Elsinore - on the way towards the Welfare State
|From 1919-1946 the dynamic mayor Peder Christensen was the leading force behind the attempt to turn Elsinore into a Social Democratic model municipality. Similar efforts took place in several Danish municipalities in accordance with the socialist ideas of the time.
In present time Elsinore you can still see the results of this. Primarily in the extensive council housing estates which were started then.
Elsinore – community spirit and solidarity
Seen from a contemporary perspective the period 1900-40 is remarkable because of a stubborn determination to insist on a collective and solidarity based outlook on life. The flight from the country into the towns, and the violent attack by the industrial society on the cultural and mental position of the rural workers, made these first generation industrial workers get together to maintain the feeling of community which had existed within the former agricultural culture.
For the labour movement the crucial efforts therefore became the gathering of the unions into a communal organization, the development of cooperative enterprises plus a direct political influence within the state and municipalities.
The fundamental idea behind this came to Denmark from abroad.At an international congress in Paris in the year 1900 the Social Democrats from all over Western Europe decided that socialism was to be introduced gradually via the municipalities. Opposite Sweden Denmark had a decentralized state government and a number of municipalities in Denmark therefore made an effort to live up to the recommendation from the congress to introduce the so-called municipal socialism. Thus also in Elsinore.
Elsinore Iron Ship and Engine Building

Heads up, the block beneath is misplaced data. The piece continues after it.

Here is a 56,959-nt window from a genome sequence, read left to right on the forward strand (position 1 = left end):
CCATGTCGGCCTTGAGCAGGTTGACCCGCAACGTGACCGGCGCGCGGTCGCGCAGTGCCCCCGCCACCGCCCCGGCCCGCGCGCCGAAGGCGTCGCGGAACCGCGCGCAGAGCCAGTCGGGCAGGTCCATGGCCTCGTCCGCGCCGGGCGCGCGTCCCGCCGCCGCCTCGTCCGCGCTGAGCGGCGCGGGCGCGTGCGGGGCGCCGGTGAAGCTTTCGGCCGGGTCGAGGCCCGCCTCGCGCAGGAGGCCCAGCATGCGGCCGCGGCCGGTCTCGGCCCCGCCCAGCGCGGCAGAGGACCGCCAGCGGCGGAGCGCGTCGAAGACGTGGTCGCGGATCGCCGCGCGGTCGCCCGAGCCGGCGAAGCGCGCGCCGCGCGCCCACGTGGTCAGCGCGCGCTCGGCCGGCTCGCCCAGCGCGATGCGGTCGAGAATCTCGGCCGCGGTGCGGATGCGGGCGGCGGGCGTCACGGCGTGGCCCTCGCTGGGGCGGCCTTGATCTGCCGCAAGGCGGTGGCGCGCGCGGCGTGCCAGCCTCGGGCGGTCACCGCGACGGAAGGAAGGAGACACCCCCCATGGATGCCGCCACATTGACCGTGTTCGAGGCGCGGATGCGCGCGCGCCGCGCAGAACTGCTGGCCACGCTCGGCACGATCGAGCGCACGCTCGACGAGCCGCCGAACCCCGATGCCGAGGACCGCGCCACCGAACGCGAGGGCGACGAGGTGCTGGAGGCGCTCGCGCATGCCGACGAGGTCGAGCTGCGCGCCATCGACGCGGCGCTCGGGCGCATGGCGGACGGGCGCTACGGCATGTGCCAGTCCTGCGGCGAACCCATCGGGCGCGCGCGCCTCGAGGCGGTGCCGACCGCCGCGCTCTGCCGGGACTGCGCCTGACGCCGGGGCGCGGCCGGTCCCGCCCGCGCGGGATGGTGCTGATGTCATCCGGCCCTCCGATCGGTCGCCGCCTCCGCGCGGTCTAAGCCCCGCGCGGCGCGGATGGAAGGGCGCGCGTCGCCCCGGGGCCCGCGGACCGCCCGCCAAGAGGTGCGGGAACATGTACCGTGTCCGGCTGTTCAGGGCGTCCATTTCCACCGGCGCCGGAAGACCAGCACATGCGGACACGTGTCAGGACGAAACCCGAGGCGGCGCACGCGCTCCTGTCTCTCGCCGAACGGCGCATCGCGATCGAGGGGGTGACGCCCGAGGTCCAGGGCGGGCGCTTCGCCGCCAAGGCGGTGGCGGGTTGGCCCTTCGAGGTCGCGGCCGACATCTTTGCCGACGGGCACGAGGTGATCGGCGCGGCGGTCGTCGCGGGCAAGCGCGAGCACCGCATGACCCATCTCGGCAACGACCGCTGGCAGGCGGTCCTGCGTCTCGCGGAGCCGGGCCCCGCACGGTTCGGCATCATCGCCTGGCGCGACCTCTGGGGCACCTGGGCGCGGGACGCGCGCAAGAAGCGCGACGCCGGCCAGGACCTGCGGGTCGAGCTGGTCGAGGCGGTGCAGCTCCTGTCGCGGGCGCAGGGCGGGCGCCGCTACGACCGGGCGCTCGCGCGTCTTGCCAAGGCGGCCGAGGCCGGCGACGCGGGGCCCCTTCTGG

Elsinore Shipyard from 1882 ushered in the industrialization of Elsinore. It quickly became the city´s largest employer unconditionally: From the outset, there were approx. 700 employees, in 1907 ca.1000, in 1932 approx. 1300 and in 1957 approximately 3600. It was from here that the co-operation and many of the city council members and mayors were recruited. First and foremost, shop stewards of the large Black-smiths and Operator Union.
In periods the shipyard employed both Swedish and German blacksmiths, and from 1920, there was a a good contact between the Elsinore smiths and smiths in Helsingborg. In 1930 there were alternately trips across the Sound-for both members and companions! The gregarious element was therefore quite large. But one of the largest excursions was, however, during the great lockout in 1936, when several hundred members from Elsinore were invited to the celebration and moral support from the Swedish colleagues in the People’s House in Helsingborg.
The shipyard hooter
Elsinore shipyard 1929
The shipyard blacksmiths
Municipal socialism was not implemented anywhere in Denmark but the labour movement became the frontrunner during the inter-war period in what after WWII was called the Welfare State. A state in which the local authorities, among other things via taxes, took responsibility for the whole population to a much higher degree than before.
In Elsinore this took place in a complicated interaction between the Communal Organization, the Co-operation and the Town Council.
The Communal Organization
On a national basis the Communal Organization was an organ for co-operation between the various trade unions in the individual towns in Denmark. A powerful organ which got a foothold at the Gothenburg Conference between the Nordic Social Democratic parties in 1886.
The main organization in Denmark gained an important influence in the 20th century when later like in Sweden it got the name “Landsorganisationen” (The Federation of Danish trade unions). Now just LO (TUC). The purpose was to promote the common interests of the workers within the unions as well as organizationally and culturally.